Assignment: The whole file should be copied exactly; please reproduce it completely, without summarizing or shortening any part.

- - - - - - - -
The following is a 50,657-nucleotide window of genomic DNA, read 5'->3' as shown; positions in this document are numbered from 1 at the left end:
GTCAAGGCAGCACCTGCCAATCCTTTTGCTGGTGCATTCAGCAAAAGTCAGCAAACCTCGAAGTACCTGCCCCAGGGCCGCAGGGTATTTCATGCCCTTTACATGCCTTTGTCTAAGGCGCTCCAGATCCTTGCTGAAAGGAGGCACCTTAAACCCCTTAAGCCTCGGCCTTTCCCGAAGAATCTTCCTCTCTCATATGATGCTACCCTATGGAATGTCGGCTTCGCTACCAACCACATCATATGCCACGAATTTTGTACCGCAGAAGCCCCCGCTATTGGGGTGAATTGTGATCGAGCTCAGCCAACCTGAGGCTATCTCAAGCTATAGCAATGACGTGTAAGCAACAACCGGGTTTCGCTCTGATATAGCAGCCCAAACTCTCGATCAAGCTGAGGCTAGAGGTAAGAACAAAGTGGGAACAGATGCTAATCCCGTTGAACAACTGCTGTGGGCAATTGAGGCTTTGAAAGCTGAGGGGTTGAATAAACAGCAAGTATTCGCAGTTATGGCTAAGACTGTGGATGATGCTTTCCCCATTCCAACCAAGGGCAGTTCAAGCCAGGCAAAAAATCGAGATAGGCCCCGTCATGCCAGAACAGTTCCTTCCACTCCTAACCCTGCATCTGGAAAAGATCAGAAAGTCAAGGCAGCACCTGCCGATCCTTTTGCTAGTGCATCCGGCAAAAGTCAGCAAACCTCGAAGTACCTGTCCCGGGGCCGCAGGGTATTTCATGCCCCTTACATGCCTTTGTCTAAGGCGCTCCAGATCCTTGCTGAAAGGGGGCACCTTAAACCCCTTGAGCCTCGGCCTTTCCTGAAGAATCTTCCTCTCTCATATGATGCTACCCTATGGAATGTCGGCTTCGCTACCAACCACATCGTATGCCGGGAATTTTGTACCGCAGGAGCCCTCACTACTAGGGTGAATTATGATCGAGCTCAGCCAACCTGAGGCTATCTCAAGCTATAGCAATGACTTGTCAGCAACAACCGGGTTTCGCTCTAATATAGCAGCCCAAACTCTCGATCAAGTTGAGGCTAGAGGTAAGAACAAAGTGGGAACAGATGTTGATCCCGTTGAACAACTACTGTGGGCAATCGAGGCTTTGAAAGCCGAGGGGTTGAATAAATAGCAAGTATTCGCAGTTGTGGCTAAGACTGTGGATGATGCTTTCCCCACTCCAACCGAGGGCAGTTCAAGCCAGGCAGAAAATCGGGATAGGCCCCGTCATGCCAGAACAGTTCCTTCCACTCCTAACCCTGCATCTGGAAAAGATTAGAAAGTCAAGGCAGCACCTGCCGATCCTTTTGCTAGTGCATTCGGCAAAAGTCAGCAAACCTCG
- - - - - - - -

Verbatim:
The following is a 50,657-nucleotide window of genomic DNA, read 5'->3' as shown; positions in this document are numbered from 1 at the left end:
GTCAAGGCAGCACCTGCCAATCCTTTTGCTGGTGCATTCAGCAAAAGTCAGCAAACCTCGAAGTACCTGCCCCAGGGCCGCAGGGTATTTCATGCCCTTTACATGCCTTTGTCTAAGGCGCTCCAGATCCTTGCTGAAAGGAGGCACCTTAAACCCCTTAAGCCTCGGCCTTTCCCGAAGAATCTTCCTCTCTCATATGATGCTACCCTATGGAATGTCGGCTTCGCTACCAACCACATCATATGCCACGAATTTTGTACCGCAGAAGCCCCCGCTATTGGGGTGAATTGTGATCGAGCTCAGCCAACCTGAGGCTATCTCAAGCTATAGCAATGACGTGTAAGCAACAACCGGGTTTCGCTCTGATATAGCAGCCCAAACTCTCGATCAAGCTGAGGCTAGAGGTAAGAACAAAGTGGGAACAGATGCTAATCCCGTTGAACAACTGCTGTGGGCAATTGAGGCTTTGAAAGCTGAGGGGTTGAATAAACAGCAAGTATTCGCAGTTATGGCTAAGACTGTGGATGATGCTTTCCCCATTCCAACCAAGGGCAGTTCAAGCCAGGCAAAAAATCGAGATAGGCCCCGTCATGCCAGAACAGTTCCTTCCACTCCTAACCCTGCATCTGGAAAAGATCAGAAAGTCAAGGCAGCACCTGCCGATCCTTTTGCTAGTGCATCCGGCAAAAGTCAGCAAACCTCGAAGTACCTGTCCCGGGGCCGCAGGGTATTTCATGCCCCTTACATGCCTTTGTCTAAGGCGCTCCAGATCCTTGCTGAAAGGGGGCACCTTAAACCCCTTGAGCCTCGGCCTTTCCTGAAGAATCTTCCTCTCTCATATGATGCTACCCTATGGAATGTCGGCTTCGCTACCAACCACATCGTATGCCGGGAATTTTGTACCGCAGGAGCCCTCACTACTAGGGTGAATTATGATCGAGCTCAGCCAACCTGAGGCTATCTCAAGCTATAGCAATGACTTGTCAGCAACAACCGGGTTTCGCTCTAATATAGCAGCCCAAACTCTCGATCAAGTTGAGGCTAGAGGTAAGAACAAAGTGGGAACAGATGTTGATCCCGTTGAACAACTACTGTGGGCAATCGAGGCTTTGAAAGCCGAGGGGTTGAATAAATAGCAAGTATTCGCAGTTGTGGCTAAGACTGTGGATGATGCTTTCCCCACTCCAACCGAGGGCAGTTCAAGCCAGGCAGAAAATCGGGATAGGCCCCGTCATGCCAGAACAGTTCCTTCCACTCCTAACCCTGCATCTGGAAAAGATTAGAAAGTCAAGGCAGCACCTGCCGATCCTTTTGCTAGTGCATTCGGCAAAAGTCAGCAAACCTCG